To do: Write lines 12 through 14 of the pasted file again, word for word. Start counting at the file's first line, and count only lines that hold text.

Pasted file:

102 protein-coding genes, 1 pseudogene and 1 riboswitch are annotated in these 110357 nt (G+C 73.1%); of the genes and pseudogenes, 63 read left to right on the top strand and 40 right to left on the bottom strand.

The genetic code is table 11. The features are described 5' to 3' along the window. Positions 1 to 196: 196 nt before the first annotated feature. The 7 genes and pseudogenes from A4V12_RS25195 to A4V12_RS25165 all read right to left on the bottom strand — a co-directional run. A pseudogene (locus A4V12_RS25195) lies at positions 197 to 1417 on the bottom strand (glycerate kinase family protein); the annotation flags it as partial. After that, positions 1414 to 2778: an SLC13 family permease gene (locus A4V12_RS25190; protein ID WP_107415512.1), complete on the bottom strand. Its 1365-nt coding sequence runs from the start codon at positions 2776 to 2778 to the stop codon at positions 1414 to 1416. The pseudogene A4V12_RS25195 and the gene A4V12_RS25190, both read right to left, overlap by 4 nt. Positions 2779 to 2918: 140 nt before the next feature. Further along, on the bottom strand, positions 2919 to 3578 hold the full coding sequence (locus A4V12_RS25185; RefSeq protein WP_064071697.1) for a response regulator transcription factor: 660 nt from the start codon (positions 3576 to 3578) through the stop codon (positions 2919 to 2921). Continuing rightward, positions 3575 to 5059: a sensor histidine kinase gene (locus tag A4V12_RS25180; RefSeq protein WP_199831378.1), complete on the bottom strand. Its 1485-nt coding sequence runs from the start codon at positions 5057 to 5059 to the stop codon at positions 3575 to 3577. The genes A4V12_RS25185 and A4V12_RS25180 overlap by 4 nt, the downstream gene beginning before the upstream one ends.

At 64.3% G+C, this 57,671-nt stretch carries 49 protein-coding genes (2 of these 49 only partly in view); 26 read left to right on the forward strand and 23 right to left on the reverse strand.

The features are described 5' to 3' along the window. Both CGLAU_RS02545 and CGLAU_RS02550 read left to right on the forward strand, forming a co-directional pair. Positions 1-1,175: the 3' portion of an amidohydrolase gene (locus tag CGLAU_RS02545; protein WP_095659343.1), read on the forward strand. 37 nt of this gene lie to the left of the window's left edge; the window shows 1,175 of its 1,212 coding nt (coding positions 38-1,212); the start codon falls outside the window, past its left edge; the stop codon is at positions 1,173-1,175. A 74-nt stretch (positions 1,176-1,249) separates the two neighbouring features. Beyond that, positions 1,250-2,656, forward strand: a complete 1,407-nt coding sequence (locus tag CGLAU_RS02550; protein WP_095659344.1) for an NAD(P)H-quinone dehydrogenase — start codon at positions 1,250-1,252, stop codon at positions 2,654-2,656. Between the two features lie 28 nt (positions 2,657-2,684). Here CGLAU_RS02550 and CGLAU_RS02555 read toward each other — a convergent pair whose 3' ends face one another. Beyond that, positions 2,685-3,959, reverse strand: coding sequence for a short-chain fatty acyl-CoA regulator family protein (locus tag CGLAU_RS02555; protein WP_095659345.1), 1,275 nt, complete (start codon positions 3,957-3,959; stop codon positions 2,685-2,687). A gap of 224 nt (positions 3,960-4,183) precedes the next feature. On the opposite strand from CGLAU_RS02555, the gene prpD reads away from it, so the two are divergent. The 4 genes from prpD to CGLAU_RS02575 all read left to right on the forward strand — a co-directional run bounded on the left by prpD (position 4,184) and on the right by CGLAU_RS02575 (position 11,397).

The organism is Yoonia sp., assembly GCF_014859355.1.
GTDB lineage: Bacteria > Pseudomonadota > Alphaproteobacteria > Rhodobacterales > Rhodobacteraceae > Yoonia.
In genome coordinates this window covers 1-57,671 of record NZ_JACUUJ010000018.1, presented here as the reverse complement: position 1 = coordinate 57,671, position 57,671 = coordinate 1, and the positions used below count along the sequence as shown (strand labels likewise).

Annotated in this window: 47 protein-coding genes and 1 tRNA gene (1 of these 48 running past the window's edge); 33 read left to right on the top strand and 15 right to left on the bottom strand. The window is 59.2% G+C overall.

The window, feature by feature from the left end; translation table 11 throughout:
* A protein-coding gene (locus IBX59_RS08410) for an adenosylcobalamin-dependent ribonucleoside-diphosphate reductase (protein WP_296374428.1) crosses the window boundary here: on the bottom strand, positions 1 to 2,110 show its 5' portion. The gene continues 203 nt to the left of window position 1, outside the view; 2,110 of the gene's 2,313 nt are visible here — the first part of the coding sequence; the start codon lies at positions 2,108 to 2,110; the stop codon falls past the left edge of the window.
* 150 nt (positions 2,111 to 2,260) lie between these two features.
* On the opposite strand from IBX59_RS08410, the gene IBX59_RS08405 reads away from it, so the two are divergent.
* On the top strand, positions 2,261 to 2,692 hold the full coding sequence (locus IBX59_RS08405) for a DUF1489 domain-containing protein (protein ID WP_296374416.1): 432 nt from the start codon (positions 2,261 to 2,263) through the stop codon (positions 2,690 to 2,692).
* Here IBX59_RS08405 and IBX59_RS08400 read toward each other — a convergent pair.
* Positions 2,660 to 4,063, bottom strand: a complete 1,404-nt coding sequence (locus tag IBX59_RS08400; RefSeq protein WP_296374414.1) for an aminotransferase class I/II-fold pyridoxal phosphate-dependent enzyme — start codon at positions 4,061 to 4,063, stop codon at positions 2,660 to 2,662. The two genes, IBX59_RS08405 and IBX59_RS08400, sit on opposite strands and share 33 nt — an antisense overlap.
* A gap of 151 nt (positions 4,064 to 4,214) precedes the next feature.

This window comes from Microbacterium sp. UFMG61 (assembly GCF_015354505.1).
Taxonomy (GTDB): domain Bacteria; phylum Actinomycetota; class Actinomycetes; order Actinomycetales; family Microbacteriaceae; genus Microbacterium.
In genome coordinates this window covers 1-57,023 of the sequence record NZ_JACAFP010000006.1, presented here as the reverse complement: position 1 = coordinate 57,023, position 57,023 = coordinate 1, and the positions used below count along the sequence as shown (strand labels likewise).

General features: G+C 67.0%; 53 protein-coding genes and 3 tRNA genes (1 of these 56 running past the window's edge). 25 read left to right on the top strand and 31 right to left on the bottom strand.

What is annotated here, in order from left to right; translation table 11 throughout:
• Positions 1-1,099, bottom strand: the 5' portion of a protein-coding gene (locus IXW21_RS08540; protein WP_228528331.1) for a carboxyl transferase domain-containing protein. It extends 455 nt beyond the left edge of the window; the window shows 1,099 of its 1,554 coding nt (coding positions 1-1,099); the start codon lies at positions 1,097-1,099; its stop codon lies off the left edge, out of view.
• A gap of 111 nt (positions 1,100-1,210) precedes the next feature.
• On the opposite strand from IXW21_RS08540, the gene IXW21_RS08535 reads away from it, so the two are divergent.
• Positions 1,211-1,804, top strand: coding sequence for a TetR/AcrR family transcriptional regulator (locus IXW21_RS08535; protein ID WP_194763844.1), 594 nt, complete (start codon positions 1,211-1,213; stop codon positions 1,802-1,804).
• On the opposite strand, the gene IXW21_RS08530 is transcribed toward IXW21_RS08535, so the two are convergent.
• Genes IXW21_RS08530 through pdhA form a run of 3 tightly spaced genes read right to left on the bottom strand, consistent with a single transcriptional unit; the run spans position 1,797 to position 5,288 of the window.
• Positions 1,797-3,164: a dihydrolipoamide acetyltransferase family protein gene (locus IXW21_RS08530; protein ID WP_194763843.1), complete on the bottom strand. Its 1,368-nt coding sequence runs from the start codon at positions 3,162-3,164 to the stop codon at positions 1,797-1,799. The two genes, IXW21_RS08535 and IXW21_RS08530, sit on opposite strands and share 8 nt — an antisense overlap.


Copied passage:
* On the opposite strand from IBX59_RS08410, the gene IBX59_RS08405 reads away from it, so the two are divergent.
* On the top strand, positions 2,261 to 2,692 hold the full coding sequence (locus IBX59_RS08405) for a DUF1489 domain-containing protein (protein ID WP_296374416.1): 432 nt from the start codon (positions 2,261 to 2,263) through the stop codon (positions 2,690 to 2,692).
* Here IBX59_RS08405 and IBX59_RS08400 read toward each other — a convergent pair.